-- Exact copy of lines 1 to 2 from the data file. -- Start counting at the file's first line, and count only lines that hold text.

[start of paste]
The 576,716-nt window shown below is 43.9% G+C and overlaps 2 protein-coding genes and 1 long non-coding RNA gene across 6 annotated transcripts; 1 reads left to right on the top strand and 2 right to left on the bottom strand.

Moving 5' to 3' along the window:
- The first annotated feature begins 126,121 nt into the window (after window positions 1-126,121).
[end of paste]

The 576,716-nt window shown below is 43.9% G+C and overlaps 2 protein-coding genes and 1 long non-coding RNA gene across 6 annotated transcripts; 1 reads left to right on the top strand and 2 right to left on the bottom strand.

Moving 5' to 3' along the window: